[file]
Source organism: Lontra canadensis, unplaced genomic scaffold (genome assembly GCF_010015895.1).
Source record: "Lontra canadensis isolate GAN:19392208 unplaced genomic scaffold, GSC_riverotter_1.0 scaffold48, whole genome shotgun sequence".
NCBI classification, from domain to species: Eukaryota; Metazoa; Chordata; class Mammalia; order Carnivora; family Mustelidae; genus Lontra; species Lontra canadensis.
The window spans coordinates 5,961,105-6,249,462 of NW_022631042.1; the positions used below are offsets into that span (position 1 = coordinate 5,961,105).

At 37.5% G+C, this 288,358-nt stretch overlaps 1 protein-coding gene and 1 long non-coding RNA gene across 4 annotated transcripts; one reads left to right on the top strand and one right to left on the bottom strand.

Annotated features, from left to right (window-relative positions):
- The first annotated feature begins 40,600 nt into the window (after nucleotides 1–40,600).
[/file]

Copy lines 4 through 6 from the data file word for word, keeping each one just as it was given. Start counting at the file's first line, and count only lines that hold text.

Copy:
The window spans coordinates 5,961,105-6,249,462 of NW_022631042.1; the positions used below are offsets into that span (position 1 = coordinate 5,961,105).

At 37.5% G+C, this 288,358-nt stretch overlaps 1 protein-coding gene and 1 long non-coding RNA gene across 4 annotated transcripts; one reads left to right on the top strand and one right to left on the bottom strand.

Annotated features, from left to right (window-relative positions):